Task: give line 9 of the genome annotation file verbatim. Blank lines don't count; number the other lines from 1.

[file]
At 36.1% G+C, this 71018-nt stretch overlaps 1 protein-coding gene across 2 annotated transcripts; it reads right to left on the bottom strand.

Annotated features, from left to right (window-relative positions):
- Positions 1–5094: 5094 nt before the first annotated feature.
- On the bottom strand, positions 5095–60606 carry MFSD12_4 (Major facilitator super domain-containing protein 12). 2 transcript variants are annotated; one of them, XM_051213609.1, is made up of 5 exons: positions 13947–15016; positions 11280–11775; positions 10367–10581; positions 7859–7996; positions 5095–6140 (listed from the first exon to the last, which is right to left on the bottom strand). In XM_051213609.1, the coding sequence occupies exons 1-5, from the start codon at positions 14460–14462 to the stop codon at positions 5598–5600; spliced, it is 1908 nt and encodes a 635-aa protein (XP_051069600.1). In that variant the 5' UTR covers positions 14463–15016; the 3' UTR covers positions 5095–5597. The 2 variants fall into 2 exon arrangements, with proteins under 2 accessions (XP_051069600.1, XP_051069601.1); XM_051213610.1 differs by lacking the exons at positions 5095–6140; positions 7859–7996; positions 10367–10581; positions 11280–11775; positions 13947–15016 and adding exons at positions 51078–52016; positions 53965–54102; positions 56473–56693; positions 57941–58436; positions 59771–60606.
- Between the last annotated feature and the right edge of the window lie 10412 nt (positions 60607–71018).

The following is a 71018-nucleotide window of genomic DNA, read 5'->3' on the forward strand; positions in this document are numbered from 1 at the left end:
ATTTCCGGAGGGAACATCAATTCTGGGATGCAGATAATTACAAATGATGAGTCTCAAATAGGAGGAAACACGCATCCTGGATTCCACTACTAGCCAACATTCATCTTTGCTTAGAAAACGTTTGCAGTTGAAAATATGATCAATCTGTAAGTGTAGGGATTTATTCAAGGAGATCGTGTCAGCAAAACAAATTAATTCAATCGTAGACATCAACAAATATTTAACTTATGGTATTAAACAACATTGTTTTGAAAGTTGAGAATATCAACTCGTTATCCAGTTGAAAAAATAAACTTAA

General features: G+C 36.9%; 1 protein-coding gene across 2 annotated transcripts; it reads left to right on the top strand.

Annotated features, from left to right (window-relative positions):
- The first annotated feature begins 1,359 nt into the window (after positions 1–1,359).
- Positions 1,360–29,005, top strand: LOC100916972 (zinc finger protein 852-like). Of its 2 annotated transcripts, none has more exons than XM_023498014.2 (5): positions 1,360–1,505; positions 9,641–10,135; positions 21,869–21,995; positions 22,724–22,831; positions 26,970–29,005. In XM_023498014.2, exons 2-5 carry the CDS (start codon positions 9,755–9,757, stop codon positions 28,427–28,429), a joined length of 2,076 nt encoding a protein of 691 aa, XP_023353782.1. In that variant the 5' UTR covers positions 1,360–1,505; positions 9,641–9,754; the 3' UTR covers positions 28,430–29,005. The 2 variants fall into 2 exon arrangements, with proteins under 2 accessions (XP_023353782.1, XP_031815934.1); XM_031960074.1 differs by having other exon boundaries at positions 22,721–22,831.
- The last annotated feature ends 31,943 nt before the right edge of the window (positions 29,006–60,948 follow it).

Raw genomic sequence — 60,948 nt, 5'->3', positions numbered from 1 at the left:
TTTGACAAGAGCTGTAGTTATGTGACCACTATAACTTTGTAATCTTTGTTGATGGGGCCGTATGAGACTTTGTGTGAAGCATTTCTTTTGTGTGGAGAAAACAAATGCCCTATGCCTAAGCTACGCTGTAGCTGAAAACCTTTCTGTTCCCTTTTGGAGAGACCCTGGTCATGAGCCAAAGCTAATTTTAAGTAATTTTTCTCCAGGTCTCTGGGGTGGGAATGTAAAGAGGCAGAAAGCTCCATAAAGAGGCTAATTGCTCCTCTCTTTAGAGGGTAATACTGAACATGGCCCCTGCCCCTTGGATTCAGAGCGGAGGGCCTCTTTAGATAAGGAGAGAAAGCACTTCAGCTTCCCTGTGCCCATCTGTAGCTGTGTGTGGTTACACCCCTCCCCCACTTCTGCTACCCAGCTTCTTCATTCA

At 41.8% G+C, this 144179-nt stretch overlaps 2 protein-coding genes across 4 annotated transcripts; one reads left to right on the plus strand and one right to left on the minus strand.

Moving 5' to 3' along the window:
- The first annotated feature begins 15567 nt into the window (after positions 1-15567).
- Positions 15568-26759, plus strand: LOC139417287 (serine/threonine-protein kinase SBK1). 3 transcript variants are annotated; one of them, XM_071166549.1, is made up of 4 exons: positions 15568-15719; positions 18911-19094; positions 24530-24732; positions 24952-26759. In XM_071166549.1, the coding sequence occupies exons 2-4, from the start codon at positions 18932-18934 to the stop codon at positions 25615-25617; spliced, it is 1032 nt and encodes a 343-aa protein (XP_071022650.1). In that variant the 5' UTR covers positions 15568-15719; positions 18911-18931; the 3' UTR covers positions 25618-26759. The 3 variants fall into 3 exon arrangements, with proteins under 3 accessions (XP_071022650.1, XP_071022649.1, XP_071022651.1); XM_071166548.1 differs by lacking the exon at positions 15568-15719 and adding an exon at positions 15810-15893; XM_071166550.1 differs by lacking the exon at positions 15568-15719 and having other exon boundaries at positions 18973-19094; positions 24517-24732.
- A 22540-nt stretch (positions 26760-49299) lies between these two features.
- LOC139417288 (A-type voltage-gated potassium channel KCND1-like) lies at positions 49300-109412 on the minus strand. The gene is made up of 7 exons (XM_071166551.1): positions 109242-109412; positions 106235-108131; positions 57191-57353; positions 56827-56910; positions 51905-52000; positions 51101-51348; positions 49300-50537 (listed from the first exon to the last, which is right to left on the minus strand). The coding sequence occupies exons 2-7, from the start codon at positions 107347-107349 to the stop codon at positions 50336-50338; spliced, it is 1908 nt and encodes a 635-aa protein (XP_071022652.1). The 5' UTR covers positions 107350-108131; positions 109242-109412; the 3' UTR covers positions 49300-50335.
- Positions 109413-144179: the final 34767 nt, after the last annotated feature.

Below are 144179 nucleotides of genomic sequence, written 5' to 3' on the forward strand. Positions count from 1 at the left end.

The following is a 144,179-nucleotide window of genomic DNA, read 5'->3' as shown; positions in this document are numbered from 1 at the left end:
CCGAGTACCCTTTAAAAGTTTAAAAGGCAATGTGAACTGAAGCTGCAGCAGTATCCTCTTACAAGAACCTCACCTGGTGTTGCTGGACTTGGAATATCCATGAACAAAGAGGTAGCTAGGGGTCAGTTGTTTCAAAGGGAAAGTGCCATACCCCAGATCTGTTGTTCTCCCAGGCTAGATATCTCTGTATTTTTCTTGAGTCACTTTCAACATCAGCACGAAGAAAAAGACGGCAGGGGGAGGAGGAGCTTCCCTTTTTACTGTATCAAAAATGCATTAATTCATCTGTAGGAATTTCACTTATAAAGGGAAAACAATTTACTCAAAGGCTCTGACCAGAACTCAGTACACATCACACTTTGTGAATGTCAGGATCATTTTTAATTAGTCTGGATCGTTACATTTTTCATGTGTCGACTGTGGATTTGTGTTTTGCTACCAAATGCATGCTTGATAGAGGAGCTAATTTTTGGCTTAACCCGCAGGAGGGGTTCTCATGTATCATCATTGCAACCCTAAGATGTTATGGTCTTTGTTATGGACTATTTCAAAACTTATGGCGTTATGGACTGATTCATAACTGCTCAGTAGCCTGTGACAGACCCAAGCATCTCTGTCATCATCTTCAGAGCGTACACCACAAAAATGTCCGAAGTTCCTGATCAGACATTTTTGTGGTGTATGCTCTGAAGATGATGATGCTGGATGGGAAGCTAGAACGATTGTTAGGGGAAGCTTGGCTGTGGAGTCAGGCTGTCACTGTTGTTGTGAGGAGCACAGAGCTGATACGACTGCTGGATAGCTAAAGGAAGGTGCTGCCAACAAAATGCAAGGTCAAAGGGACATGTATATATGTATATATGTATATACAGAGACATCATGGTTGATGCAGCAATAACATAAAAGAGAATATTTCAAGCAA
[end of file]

Annotated features, from left to right (window-relative positions):